Following on from the women, the U20 men were next to race, and also had to race 8k. Interesting stat fact: the field for the U20 men was 1/10th the size of the senior men. Yet the calibre of athletes was strong. Five of our finest U20 male runners raced in the U20 category, with Andrew Lawler being first male Harie home in a time of 28:41. Following him home were Elisha de Mello, Fraz Drummond, Callum Mcleod and Euan Smith. Solid effort from all the U20 men in a small but strongly competitive field!

Finally the senior men were released from spectator duty, but at the price of having to race 12k. Ouch. No less than 633 MEN RACED!! AND DESPITE THESE NUMBERS WE PLAVED 7th. What a team and race! Michael Christoforou, Scott Stirling, Jimmy Dunn, James Thomas, Calum Murray and Alex Leutchford made up the men’s counters. Dream team. This follows from all the hard persistent training in horrendous Edinburgh weather which the men continually put in. However all men who raced in such a large and strong field ought to be rightly proud of their own racing efforts. HFG!

Sadly that is the one of the last cross country races of the season! Some of the questions you many now be asking may be ‘How will we cope for a few months without mud focussed races?’ or ‘What will I do with my time on the weekends?’ The answer to the former: embrace the road and ice your knees. The latter: freedom is a wondrous but dangerous thing. Use it wisely and greenly.

Keep running, keep it green. I’ll miss the race reporting scene.

HFG, all the acronyms etc. You are all wonderful, and I’m lucky to have had the pleasure of reporting on your running goings on (provided I remember).





BUCS 2016: Big. Mighty. Quizzical….Bring it.

Waking up at the actually surprisingly godly hour of 7:30am, a fine array of 44 Haries gathered at the beautiful Appleton tower to board an amazingly prompt 8:30am coach. We were well prepared for 7 hours of travel to the south. Clouds were gathering, and that was before the advent of fun and games on the coach. Such portentous weather did not diminish any spirits, maybe because none of us knew the extent of the conditions we were to race in. But that is for later on in the BUCS saga.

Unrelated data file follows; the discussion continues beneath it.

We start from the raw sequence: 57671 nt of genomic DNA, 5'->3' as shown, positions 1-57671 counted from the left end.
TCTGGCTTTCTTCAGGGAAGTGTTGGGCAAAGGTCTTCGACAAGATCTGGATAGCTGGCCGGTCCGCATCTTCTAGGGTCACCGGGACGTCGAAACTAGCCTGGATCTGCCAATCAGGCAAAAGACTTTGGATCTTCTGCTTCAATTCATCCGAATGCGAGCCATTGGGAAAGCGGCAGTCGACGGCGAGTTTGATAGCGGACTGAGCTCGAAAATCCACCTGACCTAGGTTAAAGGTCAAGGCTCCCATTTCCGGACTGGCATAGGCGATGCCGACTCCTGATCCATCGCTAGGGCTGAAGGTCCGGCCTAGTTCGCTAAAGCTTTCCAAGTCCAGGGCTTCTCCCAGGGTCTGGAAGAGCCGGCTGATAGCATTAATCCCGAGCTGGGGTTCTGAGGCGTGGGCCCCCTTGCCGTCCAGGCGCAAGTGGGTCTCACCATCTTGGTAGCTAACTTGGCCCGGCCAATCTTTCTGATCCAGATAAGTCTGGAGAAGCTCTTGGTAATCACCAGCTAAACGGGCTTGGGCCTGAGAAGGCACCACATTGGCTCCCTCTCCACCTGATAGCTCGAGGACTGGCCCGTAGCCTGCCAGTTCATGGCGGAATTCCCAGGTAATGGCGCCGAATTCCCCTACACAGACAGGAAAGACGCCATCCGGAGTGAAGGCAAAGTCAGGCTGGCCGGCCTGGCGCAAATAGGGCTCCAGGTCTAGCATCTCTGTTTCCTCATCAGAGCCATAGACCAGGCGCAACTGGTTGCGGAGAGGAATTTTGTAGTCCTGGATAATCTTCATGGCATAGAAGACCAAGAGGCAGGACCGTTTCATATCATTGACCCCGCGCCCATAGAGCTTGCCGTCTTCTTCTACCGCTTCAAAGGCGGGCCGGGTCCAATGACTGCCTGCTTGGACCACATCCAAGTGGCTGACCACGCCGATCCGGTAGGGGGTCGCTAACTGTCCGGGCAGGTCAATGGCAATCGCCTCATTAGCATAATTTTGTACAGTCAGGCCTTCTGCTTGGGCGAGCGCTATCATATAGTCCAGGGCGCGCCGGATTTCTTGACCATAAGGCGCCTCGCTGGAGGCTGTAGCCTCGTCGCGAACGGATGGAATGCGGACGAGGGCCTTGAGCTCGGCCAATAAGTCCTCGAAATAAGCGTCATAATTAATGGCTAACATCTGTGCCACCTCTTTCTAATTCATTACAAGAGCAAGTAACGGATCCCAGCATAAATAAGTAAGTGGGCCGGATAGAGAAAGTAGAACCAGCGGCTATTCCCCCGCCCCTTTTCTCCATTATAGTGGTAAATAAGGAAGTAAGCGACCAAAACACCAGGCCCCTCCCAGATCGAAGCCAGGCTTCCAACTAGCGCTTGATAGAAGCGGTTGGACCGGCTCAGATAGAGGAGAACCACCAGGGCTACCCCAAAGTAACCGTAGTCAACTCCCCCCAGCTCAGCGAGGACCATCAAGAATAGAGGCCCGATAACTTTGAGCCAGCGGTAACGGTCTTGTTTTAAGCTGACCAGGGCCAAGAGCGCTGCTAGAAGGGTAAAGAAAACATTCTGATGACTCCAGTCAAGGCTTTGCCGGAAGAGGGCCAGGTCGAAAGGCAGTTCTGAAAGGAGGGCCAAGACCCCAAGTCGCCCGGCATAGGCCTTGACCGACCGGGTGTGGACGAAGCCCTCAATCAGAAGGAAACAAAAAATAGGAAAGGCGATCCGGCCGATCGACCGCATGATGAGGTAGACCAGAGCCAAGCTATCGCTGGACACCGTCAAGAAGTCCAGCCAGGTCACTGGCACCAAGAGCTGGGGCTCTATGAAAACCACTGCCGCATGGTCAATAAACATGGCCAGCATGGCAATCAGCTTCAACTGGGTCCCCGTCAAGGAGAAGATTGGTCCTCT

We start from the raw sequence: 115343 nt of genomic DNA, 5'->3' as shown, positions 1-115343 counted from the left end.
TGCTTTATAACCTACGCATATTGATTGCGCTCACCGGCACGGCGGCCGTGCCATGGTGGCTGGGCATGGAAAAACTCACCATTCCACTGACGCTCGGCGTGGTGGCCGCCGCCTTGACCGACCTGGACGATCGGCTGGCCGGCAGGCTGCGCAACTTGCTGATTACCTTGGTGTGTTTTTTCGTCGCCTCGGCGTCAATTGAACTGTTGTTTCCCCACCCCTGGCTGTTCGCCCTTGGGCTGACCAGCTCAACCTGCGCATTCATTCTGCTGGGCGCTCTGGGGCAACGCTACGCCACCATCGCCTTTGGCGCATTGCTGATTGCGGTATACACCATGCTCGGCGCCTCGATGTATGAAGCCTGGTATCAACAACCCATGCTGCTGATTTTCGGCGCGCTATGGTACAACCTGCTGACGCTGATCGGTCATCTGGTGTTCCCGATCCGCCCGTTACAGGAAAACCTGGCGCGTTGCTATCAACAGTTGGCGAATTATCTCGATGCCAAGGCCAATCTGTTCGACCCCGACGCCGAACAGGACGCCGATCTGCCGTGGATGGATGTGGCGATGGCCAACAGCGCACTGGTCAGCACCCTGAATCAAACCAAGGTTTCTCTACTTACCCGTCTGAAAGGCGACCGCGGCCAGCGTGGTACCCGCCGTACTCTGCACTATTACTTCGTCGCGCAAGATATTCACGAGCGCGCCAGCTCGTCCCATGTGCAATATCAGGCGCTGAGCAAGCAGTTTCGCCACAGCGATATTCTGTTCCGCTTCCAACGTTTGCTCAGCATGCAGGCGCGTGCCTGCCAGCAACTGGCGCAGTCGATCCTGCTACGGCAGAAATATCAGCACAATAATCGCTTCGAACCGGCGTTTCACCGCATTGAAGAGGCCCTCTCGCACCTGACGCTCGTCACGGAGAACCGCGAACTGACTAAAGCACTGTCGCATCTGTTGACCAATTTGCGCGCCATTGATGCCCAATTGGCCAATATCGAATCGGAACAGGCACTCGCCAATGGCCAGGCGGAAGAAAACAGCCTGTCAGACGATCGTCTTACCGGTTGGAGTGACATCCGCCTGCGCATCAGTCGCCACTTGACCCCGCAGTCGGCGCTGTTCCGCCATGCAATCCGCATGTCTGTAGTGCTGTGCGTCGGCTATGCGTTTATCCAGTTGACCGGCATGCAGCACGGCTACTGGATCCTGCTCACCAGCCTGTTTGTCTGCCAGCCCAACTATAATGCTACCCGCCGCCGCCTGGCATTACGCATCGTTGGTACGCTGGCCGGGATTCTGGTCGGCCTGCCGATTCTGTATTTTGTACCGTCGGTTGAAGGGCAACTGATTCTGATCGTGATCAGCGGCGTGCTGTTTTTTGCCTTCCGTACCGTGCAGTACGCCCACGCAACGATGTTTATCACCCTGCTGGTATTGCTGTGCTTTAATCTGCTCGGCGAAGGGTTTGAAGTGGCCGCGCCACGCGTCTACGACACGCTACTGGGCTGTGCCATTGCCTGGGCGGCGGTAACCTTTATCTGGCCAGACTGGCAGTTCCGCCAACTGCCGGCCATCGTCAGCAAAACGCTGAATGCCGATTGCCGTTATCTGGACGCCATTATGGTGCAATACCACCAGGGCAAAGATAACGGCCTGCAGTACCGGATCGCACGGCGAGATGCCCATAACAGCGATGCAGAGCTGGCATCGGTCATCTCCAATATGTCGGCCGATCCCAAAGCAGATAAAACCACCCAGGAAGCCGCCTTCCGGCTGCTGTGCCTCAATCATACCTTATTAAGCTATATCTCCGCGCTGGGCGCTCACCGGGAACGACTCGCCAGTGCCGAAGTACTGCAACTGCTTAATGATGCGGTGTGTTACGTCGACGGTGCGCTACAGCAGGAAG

The moment we had all been waiting for arrived after approximately 2 hours of travelling…the much anticipated quiz of the year, devised by Mr. M. F. Diver. Quiz Mistress Bronagh (that doesn’t sound odd at all???) kept us amused by questions such as what is the closest country to Isle of Man and what did Nicola Sturgeon study at university. Scotland and Law respectively for those interested. Both may be helpful allies (or enemies) to know on Isle of Man 2016. The real excitement came with a tie-break question set by…Bronagh. We phoned you Mike but got no response, so sorry that your quiz couldn’t be finished with a suitably Diver style question.

mike diver Feat. Mike Diver. Facebook profile pic worthy.

Sadly the quiz was finished fairly soon and after this we had to entertain ourselves for another 4 hours, although Matty attempted to provide more entertainment on the bus, but no one wants to know the details of that. Let’s say I will have to get my brain lasered to erase certain images. But thankfully we found the hotel not too long after 6pm. With a big race ahead but the need to stretch out the legs, various Haries went yogging of varying distances, according to ability to keep a sense of direction in a town that all looks the same at night (sorry Emily Kearney for my inability to know where I am going and making our run slightly prolonged, I’m not an orienteer). Having accomplished this, we decided more carbs after a bus journey of cake was definitely a requirement, so we found some pizza/pasta/chips at different locations before getting an early night.

RACE DAY…we were all psyched for the race. Absolutely buzzin’. A quick pre-race breakfast to calm any nerves was consumed before walking to the train station…in stormy and wet conditions. Edinburgh had followed us all the way to Cheltenham, how kind. We all began to understand the reality that this was going to be a cold, wet and muddy experience; who knew. The Captains and Hazel ensured we had our train tickets and got to the course…which turned out to be the MOST EXCITING COURSE I HAVE EVER SET MY EYES UPON!! Ok no. The Uni of Gloucestershire had managed with months of planning to set a course…around a sports field, with only a few portaloos for company.  And no hills. Which didn’t please some of the orienteers who had decided to become Haries for BUCS. Yet with camaraderie and British stoicism, we all got inside the sports hall to keep warm and don green face paint (Calum’s green feet and Alice’s hare and hound were stunning works of art worthy of a place at the Louvre).

Some face paint.

After much anticipation and weather avoidance, we all prepared to support the Men’s A squad. Squad goals being to dominate the course and not look in pain/hating the experience. The former was definitely accomplished; the latter, debateable.  The atmosphere was electric, only punctuated by gale force winds. Onlookers could barely believe that the race was going ahead, but for us hardy Haries, it was never in question.